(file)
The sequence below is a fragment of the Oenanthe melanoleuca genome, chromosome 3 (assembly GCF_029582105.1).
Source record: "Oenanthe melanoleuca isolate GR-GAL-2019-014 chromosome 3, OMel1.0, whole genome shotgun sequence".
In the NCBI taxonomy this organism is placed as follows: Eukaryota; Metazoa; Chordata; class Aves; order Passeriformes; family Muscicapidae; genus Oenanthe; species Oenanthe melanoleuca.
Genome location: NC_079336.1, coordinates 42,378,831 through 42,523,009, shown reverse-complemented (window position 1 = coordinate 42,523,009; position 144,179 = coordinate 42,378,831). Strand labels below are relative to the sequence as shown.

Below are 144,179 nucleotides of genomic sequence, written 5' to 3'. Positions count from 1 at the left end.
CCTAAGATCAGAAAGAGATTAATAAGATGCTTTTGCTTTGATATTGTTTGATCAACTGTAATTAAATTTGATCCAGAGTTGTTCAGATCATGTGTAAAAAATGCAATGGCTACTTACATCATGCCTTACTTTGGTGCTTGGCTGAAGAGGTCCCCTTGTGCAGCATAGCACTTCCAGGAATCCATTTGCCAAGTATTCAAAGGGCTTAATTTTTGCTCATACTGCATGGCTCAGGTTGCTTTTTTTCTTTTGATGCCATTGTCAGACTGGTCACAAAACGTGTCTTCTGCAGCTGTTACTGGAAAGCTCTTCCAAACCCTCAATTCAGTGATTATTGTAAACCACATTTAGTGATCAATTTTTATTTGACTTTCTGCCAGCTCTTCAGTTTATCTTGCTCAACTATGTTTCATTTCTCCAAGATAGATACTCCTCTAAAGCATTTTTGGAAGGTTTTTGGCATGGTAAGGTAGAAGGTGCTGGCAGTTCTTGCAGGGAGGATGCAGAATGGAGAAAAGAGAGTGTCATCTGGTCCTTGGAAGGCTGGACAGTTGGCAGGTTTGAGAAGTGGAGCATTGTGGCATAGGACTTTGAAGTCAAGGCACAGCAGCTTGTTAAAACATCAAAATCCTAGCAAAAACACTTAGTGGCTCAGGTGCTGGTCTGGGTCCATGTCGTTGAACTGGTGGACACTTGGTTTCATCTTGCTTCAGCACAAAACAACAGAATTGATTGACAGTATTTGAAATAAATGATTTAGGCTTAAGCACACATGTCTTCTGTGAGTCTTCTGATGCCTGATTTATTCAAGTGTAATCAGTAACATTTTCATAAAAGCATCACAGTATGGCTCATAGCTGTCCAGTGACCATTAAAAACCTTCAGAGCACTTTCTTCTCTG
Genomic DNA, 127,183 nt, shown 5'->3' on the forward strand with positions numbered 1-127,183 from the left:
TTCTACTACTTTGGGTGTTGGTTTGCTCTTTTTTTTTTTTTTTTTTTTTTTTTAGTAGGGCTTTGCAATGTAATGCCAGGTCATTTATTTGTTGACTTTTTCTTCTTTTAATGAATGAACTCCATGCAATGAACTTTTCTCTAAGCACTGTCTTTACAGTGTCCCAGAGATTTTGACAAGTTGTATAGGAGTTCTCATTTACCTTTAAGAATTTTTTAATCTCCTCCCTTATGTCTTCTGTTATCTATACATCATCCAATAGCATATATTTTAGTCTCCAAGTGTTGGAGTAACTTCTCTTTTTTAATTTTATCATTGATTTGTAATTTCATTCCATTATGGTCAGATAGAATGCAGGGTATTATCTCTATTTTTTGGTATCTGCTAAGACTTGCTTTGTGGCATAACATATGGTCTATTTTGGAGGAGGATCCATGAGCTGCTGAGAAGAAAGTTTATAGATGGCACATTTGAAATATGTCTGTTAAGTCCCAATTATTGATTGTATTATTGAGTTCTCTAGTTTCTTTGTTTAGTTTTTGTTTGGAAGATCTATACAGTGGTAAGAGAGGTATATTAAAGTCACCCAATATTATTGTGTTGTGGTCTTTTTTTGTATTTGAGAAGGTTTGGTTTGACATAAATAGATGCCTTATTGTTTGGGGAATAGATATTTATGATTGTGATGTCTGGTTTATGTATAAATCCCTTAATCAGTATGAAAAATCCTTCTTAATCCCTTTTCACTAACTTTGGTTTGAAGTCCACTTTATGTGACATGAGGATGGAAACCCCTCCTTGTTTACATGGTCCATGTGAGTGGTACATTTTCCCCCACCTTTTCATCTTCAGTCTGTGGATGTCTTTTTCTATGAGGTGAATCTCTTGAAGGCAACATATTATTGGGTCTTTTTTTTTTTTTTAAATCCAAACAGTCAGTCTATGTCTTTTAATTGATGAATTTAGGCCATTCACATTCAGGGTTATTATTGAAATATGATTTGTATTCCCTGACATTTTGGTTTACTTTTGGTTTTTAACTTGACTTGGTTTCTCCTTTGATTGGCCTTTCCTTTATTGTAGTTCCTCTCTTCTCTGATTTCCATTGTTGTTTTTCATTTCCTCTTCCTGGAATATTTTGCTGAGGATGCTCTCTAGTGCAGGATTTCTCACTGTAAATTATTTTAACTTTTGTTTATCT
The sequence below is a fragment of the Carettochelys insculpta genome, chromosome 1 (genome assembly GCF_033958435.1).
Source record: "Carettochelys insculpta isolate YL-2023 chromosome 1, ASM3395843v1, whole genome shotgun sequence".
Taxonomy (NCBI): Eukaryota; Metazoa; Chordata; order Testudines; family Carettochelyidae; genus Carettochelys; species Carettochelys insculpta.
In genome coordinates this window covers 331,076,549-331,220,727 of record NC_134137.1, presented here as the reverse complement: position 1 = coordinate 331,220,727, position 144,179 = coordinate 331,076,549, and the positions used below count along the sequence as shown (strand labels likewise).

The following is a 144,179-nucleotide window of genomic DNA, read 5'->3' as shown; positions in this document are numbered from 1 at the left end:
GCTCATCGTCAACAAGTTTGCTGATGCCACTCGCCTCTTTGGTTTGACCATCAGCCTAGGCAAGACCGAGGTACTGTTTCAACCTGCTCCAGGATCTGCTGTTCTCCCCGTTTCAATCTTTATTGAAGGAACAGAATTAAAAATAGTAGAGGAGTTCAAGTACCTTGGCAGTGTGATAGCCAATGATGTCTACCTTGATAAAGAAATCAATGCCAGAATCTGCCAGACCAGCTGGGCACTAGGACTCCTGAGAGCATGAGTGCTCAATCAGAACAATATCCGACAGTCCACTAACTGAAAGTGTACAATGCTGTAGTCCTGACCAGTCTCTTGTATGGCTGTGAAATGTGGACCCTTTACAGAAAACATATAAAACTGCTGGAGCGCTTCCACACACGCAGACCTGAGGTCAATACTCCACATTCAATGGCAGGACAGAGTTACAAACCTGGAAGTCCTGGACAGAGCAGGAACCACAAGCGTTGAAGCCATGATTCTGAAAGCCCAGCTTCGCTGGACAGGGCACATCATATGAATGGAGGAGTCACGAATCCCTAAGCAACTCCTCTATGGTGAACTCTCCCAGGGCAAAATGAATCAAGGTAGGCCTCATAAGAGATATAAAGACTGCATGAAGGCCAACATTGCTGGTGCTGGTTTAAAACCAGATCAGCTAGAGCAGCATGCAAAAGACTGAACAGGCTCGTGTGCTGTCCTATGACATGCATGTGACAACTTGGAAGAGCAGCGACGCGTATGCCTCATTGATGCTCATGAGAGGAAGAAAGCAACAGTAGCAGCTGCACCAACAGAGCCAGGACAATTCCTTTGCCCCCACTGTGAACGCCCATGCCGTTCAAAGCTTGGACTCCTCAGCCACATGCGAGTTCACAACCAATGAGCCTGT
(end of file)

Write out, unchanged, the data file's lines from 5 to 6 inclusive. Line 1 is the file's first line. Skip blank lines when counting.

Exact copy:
Below are 144,179 nucleotides of genomic sequence, written 5' to 3'. Positions count from 1 at the left end.
CCTAAGATCAGAAAGAGATTAATAAGATGCTTTTGCTTTGATATTGTTTGATCAACTGTAATTAAATTTGATCCAGAGTTGTTCAGATCATGTGTAAAAAATGCAATGGCTACTTACATCATGCCTTACTTTGGTGCTTGGCTGAAGAGGTCCCCTTGTGCAGCATAGCACTTCCAGGAATCCATTTGCCAAGTATTCAAAGGGCTTAATTTTTGCTCATACTGCATGGCTCAGGTTGCTTTTTTTCTTTTGATGCCATTGTCAGACTGGTCACAAAACGTGTCTTCTGCAGCTGTTACTGGAAAGCTCTTCCAAACCCTCAATTCAGTGATTATTGTAAACCACATTTAGTGATCAATTTTTATTTGACTTTCTGCCAGCTCTTCAGTTTATCTTGCTCAACTATGTTTCATTTCTCCAAGATAGATACTCCTCTAAAGCATTTTTGGAAGGTTTTTGGCATGGTAAGGTAGAAGGTGCTGGCAGTTCTTGCAGGGAGGATGCAGAATGGAGAAAAGAGAGTGTCATCTGGTCCTTGGAAGGCTGGACAGTTGGCAGGTTTGAGAAGTGGAGCATTGTGGCATAGGACTTTGAAGTCAAGGCACAGCAGCTTGTTAAAACATCAAAATCCTAGCAAAAACACTTAGTGGCTCAGGTGCTGGTCTGGGTCCATGTCGTTGAACTGGTGGACACTTGGTTTCATCTTGCTTCAGCACAAAACAACAGAATTGATTGACAGTATTTGAAATAAATGATTTAGGCTTAAGCACACATGTCTTCTGTGAGTCTTCTGATGCCTGATTTATTCAAGTGTAATCAGTAACATTTTCATAAAAGCATCACAGTATGGCTCATAGCTGTCCAGTGACCATTAAAAACCTTCAGAGCACTTTCTTCTCTG